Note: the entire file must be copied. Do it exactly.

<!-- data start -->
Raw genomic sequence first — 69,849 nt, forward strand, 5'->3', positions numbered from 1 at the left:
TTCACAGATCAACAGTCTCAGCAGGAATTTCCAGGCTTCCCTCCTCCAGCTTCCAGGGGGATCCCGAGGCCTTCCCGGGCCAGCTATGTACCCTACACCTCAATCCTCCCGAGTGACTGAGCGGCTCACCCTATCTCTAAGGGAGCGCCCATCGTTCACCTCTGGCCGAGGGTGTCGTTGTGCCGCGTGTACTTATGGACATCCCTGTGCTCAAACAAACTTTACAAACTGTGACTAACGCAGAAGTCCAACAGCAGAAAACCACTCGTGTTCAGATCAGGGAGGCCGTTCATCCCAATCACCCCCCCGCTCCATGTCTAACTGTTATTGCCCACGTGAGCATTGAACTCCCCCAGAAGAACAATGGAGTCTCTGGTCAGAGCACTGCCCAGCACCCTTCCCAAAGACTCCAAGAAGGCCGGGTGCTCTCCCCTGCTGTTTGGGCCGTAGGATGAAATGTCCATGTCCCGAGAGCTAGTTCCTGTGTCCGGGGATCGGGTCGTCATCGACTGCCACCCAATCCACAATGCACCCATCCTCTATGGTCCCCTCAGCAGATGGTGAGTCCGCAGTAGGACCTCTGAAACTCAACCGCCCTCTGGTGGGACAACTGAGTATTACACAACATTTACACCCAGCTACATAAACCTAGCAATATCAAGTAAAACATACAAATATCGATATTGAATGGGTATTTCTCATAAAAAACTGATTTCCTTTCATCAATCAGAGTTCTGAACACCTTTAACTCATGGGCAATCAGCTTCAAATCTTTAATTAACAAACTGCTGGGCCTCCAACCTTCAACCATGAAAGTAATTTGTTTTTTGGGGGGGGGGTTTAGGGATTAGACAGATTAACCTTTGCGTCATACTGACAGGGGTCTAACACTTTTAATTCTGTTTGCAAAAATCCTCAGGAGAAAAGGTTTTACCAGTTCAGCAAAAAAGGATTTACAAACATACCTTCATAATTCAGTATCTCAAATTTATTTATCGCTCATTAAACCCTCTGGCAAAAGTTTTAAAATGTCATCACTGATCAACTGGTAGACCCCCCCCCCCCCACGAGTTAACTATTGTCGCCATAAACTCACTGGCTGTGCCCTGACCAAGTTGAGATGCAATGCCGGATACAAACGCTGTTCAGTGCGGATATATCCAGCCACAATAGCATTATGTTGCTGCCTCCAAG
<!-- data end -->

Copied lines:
Raw genomic sequence first — 69,849 nt, forward strand, 5'->3', positions numbered from 1 at the left:
TTCACAGATCAACAGTCTCAGCAGGAATTTCCAGGCTTCCCTCCTCCAGCTTCCAGGGGGATCCCGAGGCCTTCCCGGGCCAGCTATGTACCCTACACCTCAATCCTCCCGAGTGACTGAGCGGCTCACCCTATCTCTAAGGGAGCGCCCATCGTTCACCTCTGGCCGAGGGTGTCGTTGTGCCGCGTGTACTTATGGACATCCCTGTGCTCAAACAAACTTTACAAACTGTGACTAACGCAGAAGTCCAACAGCAGAAAACCACTCGTGTTCAGATCAGGGAGGCCGTTCATCCCAATCACCCCCCCGCTCCATGTCTAACTGTTATTGCCCACGTGAGCATTGAACTCCCCCAGAAGAACAATGGAGTCTCTGGTCAGAGCACTGCCCAGCACCCTTCCCAAAGACTCCAAGAAGGCCGGGTGCTCTCCCCTGCTGTTTGGGCCGTAGGATGAAATGTCCATGTCCCGAGAGCTAGTTCCTGTGTCCGGGGATCGGGTCGTCATCGACTGCCACCCAATCCACAATGCACCCATCCTCTATGGTCCCCTCAGCAGATGGTGAGTCCGCAGTAGGACCTCTGAAACTCAACCGCCCTCTGGTGGGACAACTGAGTATTACACAACATTTACACCCAGCTACATAAACCTAGCAATATCAAGTAAAACATACAAATATCGATATTGAATGGGTATTTCTCATAAAAAACTGATTTCCTTTCATCAATCAGAGTTCTGAACACCTTTAACTCATGGGCAATCAGCTTCAAATCTTTAATTAACAAACTGCTGGGCCTCCAACCTTCAACCATGAAAGTAATTTGTTTTTTGGGGGGGGGGTTTAGGGATTAGACAGATTAACCTTTGCGTCATACTGACAGGGGTCTAACACTTTTAATTCTGTTTGCAAAAATCCTCAGGAGAAAAGGTTTTACCAGTTCAGCAAAAAAGGATTTACAAACATACCTTCATAATTCAGTATCTCAAATTTATTTATCGCTCATTAAACCCTCTGGCAAAAGTTTTAAAATGTCATCACTGATCAACTGGTAGACCCCCCCCCCCCCACGAGTTAACTATTGTCGCCATAAACTCACTGGCTGTGCCCTGACCAAGTTGAGATGCAATGCCGGATACAAACGCTGTTCAGTGCGGATATATCCAGCCACAATAGCATTATGTTGCTGCCTCCAAG